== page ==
March Is National Colorectal Cancer Awareness Month
Among cancers that affect both men and women, colorectal cancer (cancer of the colon or rectum) is the second leading cause of cancer deaths in the United States. Every year, about 140,000 Americans are diagnosed with colorectal cancer, and more than 50,000 people die from it.
What Are the Symptoms of Colorectal Cancer?
Precancerous polyps and colorectal cancer don't always cause symptoms, especially at first. You could have polyps or colorectal cancer and not know it. That is why having a screening test is so important. Symptoms for colorectal cancer may include-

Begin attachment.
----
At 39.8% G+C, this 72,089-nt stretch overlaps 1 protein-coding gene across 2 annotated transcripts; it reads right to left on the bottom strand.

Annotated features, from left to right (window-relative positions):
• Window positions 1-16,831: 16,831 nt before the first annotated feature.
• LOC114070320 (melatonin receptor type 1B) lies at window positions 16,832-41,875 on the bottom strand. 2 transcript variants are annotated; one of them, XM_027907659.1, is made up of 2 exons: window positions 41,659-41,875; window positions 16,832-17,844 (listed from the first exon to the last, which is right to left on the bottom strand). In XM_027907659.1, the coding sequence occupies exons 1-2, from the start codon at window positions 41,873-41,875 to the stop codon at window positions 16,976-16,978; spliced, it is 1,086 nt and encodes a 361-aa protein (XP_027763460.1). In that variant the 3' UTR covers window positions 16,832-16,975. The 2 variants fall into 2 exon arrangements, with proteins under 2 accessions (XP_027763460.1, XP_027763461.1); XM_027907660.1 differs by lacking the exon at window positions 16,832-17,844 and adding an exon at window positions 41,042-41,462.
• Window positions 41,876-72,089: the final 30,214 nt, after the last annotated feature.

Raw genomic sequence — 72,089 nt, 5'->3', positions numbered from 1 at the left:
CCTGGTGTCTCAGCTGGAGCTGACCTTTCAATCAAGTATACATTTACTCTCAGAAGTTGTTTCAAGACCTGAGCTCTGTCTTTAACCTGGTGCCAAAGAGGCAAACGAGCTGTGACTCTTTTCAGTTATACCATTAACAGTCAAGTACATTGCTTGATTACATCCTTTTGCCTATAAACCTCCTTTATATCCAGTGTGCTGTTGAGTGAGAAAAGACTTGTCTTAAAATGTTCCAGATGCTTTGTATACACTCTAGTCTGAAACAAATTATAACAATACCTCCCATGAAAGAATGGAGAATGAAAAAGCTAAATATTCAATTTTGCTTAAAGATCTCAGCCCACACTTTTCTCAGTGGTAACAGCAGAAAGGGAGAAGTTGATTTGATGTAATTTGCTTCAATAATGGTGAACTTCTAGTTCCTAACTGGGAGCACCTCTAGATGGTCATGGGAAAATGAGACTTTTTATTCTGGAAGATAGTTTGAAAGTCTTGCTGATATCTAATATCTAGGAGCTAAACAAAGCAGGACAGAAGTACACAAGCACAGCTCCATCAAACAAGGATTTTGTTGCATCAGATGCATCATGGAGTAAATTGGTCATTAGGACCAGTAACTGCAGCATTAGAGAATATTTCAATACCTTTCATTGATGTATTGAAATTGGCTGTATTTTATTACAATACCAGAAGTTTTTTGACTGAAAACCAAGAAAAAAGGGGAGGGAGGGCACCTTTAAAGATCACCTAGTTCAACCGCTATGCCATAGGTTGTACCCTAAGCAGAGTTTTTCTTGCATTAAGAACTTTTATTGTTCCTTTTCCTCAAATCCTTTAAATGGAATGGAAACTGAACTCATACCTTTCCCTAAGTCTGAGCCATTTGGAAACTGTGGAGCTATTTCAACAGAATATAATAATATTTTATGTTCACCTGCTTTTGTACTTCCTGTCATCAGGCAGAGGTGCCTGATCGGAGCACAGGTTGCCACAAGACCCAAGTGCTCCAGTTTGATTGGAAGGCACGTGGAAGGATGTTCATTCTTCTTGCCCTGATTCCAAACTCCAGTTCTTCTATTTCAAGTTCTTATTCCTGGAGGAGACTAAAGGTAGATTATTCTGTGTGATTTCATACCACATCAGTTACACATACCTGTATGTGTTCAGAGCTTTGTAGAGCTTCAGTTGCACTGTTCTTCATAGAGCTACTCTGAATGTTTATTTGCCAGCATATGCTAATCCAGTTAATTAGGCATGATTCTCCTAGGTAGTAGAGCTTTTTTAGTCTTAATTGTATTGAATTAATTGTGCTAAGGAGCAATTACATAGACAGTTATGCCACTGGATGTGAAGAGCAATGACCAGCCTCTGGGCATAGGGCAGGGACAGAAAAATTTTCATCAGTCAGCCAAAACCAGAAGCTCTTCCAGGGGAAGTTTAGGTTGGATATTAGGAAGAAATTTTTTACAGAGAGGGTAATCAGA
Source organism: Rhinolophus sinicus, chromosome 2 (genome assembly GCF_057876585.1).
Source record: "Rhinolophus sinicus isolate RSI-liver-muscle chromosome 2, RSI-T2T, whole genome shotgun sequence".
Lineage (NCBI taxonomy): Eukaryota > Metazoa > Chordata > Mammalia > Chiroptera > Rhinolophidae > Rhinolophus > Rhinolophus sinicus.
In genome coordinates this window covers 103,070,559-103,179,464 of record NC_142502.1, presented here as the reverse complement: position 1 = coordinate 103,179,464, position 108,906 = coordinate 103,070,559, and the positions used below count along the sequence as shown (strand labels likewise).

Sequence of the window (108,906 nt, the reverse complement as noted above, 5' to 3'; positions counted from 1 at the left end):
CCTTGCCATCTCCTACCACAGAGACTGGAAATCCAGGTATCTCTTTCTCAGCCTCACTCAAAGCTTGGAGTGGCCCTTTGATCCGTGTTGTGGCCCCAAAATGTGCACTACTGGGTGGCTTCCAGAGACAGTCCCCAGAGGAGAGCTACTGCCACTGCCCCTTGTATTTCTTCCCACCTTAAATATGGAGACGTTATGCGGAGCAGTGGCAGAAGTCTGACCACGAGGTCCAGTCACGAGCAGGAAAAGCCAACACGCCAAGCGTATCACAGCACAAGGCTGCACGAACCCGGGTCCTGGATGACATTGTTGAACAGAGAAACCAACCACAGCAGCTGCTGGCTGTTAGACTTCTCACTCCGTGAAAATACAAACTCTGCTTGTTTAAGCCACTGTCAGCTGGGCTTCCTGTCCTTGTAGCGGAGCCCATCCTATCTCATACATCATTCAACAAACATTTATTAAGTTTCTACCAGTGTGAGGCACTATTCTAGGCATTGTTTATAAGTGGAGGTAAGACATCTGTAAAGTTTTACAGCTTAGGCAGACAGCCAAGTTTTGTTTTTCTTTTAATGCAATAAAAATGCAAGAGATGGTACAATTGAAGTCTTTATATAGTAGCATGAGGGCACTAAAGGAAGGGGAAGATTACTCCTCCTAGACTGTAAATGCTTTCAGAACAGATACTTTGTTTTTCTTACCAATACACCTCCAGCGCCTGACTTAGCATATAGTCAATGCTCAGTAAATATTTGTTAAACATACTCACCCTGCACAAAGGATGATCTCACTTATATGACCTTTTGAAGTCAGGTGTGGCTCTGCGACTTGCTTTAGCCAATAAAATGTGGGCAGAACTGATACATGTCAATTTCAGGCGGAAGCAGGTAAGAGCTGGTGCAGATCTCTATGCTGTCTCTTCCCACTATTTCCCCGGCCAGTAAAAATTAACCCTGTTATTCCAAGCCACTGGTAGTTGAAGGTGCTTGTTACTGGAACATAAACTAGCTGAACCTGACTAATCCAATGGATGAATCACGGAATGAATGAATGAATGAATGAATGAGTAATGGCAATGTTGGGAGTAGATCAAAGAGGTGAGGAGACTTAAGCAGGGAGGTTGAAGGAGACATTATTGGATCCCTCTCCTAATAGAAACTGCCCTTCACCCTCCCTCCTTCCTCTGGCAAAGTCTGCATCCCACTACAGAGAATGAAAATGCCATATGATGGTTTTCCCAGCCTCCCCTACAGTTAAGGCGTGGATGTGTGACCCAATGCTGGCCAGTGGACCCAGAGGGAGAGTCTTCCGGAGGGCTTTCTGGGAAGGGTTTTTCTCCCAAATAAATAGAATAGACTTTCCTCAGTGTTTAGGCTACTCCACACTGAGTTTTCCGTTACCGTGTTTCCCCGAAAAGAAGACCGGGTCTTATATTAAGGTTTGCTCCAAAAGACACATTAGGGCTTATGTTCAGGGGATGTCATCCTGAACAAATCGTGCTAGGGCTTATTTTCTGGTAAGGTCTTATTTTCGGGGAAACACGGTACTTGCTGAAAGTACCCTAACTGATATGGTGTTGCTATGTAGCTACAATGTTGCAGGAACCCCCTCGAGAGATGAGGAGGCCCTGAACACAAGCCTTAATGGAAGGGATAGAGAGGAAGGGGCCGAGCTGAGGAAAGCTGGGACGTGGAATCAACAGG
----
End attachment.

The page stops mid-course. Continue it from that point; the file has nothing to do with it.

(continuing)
- Blood in or on the stool (bowel movement).
- Stomach pain, aches, or cramps that do not go away.
- Losing weight and you don't know why.
These symptoms may be caused by something other than cancer. If you have any of these symptoms, the only way to know what is causing them is to see your doctor.
When Should You Begin to Get Screened?
You should begin screening for colorectal cancer soon after turning 50, then keep getting screened regularly until the age of 75. Ask your doctor if you should be screened if you're older than 75. In most cases, Medicare and other insurances cover 100% of the cost of the exam.
Where Could You Get Screened?
Starr County Memorial Hospital offers state of the art Endoscopy/Colonoscopy services.
For information on scheduling for exams call (956) 487-5561 Ext. 9124 or 9125.